Communiqué October 2006

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In brief



Terttu Savolainen with Jorma KarppinenTerttu Savolainen, State Secretary of the Finnish Ministry of Social Affairs and Health with Jorma Karppinen, the Foundation’s Director, at the opening of the The future of employment in social care in Europe conference in Helsinki on 2 October. The conference, which identified key pointers for the creation of good quality jobs in Europe’s social care sector over the next five to 10 years, was organised in collaboration with the National Research and Development Centre for Welfare and Health (STAKES) and the Finnish Institute of Occupational Health (FIOH) under the auspices of the current Finnish Presidency of the European Union.


Industrial relations in the print media sector

Europe’s print media sector has lost its prime position in the organised labour movement – with its history of creating trade unions and developing industrial relations practices – due to industry-wide rationalisation, consolidation, and digitalisation over the past two decades. The changes, which have had profound effects on industrial relations in the sector, have effectively restructured the industry from a labour-intensive industry with a large pool of employees to technologically advanced work carried out by a limited number of workers. The latest comparative survey of industrial relations in Europe’s media sector from the Foundation’s Industrial Relations Observatory (EIRO) points out, however, that these changes have also created a disproportionate number of precarious contracts in part-time work, distance working, and teleworking. The new study, covering 18 EU Member States, focuses on changes in employment levels and practices, the views of employers and trade unions, and the level of social dialogue and industrial conflict.

Download the study

Food and drink industry in Europe

Increased international competition and the elimination of trade barriers, coupled with stringent food safety regulations, new consumer trends and technological advances, are drivers that challenge the future structure and competitiveness of Europe’s food and beverage industry. The Foundation’s European Monitoring Centre on Change (EMCC) will bring together leading industry actors, including social partners, policy makers and experts, to find ways to tackle these at a workshop in Dublin on 23–24 October. Building on the successful concept of involving all participants in scenario building and group work to share experiences based on EMCC research, the seminar entitled ‘Feeding Europe’ will provide a greater insight into the sector and offer practical tools on how to anticipate and manage change in companies and organisations.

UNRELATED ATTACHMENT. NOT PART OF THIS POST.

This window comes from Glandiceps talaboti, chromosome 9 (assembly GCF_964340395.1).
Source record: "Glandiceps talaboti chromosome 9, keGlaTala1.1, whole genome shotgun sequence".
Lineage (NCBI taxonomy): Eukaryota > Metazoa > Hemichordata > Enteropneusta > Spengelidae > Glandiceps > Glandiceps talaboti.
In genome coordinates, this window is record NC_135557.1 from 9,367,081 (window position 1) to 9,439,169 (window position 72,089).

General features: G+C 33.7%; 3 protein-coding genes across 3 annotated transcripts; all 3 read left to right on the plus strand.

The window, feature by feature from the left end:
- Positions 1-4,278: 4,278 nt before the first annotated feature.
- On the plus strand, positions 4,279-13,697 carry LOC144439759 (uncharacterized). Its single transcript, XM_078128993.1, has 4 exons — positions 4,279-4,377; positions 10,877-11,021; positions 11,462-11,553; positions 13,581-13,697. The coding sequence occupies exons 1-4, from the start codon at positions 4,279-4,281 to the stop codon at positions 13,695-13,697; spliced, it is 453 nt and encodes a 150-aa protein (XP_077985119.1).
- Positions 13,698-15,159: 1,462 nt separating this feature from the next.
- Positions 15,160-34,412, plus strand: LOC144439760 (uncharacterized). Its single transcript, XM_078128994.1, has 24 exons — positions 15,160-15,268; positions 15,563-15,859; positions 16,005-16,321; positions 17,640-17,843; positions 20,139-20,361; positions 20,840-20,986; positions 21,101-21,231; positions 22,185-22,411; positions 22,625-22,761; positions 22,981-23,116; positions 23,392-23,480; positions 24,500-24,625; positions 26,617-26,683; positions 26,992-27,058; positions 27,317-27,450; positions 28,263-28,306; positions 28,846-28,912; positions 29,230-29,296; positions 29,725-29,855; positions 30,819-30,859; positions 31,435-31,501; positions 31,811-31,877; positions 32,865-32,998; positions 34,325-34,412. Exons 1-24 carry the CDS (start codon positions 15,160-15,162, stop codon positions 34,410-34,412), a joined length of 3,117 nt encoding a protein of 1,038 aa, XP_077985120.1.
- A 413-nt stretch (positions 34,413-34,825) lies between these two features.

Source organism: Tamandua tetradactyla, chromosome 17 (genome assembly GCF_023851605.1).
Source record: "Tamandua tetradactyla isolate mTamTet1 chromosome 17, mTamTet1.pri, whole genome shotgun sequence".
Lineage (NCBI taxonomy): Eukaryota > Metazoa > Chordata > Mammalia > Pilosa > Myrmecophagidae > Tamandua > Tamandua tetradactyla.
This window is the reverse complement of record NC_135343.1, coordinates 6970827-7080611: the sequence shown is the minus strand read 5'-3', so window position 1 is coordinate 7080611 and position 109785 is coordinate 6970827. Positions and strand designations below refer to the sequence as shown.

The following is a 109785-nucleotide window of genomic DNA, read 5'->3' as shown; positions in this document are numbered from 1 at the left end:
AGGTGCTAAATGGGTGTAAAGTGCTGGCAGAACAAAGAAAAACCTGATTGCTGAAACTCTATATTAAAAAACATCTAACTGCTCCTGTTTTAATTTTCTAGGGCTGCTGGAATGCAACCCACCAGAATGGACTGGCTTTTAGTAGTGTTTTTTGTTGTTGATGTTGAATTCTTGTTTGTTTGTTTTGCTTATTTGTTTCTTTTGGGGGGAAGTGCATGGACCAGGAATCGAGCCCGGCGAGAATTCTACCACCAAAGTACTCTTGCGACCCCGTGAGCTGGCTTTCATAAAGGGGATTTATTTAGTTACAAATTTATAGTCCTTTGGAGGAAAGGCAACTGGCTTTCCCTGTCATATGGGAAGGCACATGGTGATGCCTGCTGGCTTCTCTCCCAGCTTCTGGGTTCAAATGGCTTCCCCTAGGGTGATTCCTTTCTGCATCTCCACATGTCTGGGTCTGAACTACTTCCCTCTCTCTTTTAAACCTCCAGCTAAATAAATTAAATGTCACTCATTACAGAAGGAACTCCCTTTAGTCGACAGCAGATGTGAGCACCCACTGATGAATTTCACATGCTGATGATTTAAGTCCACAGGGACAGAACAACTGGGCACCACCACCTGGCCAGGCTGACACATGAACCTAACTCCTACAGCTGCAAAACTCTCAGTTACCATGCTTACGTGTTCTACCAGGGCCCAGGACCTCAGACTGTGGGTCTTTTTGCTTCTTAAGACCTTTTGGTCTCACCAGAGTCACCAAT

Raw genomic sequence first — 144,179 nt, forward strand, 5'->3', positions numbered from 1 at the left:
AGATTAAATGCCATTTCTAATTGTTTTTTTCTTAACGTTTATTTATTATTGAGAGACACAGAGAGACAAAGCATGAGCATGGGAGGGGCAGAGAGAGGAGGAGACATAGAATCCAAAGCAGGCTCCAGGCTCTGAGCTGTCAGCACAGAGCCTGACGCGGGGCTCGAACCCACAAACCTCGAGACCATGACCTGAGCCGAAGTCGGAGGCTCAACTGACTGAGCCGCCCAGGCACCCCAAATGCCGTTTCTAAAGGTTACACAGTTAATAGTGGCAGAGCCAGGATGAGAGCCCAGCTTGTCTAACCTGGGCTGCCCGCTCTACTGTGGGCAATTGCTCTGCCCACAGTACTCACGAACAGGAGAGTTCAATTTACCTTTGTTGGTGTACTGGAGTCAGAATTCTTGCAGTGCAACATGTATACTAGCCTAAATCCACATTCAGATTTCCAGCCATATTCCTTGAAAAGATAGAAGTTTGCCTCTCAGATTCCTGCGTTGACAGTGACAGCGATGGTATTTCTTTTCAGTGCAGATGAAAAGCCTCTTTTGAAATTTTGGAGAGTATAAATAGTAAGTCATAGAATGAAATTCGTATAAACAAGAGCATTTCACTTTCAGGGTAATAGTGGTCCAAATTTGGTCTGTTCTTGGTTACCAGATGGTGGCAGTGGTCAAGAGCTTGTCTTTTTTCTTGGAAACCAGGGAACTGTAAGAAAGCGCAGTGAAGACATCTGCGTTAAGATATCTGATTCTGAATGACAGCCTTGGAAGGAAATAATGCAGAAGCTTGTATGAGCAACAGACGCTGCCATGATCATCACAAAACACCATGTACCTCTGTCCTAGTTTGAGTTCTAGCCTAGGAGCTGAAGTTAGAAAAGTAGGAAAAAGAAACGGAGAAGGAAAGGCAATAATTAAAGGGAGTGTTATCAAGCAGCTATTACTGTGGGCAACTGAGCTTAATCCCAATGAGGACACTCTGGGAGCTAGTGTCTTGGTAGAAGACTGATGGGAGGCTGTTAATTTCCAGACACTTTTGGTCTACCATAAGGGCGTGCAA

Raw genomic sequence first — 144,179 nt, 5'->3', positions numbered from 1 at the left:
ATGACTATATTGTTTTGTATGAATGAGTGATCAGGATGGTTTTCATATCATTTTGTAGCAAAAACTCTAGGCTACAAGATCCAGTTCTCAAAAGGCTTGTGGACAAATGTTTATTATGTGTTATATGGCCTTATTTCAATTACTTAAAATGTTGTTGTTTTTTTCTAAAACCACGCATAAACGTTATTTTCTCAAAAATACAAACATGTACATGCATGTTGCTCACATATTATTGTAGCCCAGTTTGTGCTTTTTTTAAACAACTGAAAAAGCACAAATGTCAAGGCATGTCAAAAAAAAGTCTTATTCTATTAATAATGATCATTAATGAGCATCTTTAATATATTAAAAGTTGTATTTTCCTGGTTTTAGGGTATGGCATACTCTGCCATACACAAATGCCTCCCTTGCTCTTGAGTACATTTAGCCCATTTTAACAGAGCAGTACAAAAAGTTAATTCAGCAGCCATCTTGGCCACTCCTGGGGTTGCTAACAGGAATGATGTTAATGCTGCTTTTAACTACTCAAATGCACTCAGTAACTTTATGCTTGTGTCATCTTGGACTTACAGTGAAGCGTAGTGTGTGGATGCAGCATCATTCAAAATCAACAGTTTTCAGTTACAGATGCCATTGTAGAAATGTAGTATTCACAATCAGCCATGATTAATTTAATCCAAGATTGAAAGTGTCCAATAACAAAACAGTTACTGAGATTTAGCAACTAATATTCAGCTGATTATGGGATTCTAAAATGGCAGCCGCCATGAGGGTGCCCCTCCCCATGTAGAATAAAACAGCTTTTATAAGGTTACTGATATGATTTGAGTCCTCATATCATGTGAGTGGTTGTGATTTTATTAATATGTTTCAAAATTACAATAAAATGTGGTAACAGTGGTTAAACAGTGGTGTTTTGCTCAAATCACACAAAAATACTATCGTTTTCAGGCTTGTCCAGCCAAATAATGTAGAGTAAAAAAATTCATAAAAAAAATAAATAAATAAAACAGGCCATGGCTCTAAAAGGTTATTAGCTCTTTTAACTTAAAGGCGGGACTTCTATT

An EMCC dossier on this subject has just been published

Social dialogue capacity building at national level

The Foundation’s research project – aimed at improving levels of social dialogue in the ten new EU Member States, Bulgaria, Romania, Croatia and Turkey – has produced national action plans for each participating country. Project participants will meet in Dubrovnik, Croatia, in early October to plan the next steps, which includes how to seek administrative and financial support from the European Commission (DG Enlargement, and DG Social Affairs and Employment) and to learn about online tools that are available as help to realise their plans. The project, initiated in 2005, brings together social partners, government representatives and researchers in an effort to collectively find ways of building solid social dialogue to promote employment, better working conditions and industrial relations.

Learn more about this project

Job satisfaction and working conditions

Almost four out of five workers in Europe consider themselves as either ‘very satisfied’ or ‘satisfied’ with their job, according to Foundation research. However, there are large differences in the levels of perception of job satisfaction in the former EU15 countries and in the new Member States. The Foundation’s European Working Conditions Observatory (EWCO), which reports on trends and developments in working conditions in the EU, aims to raise awareness of the issue among national authorities and social partners by holding a seminar on job satisfaction and working conditions during the Finnish EU Presidency. The event, to be held in Helsinki on 9–10 November, will outline the positive and negative factors contributing to job satisfaction and put them into an EU perspective with the help of new findings from the Foundation’s fourth European Working Conditions Survey.

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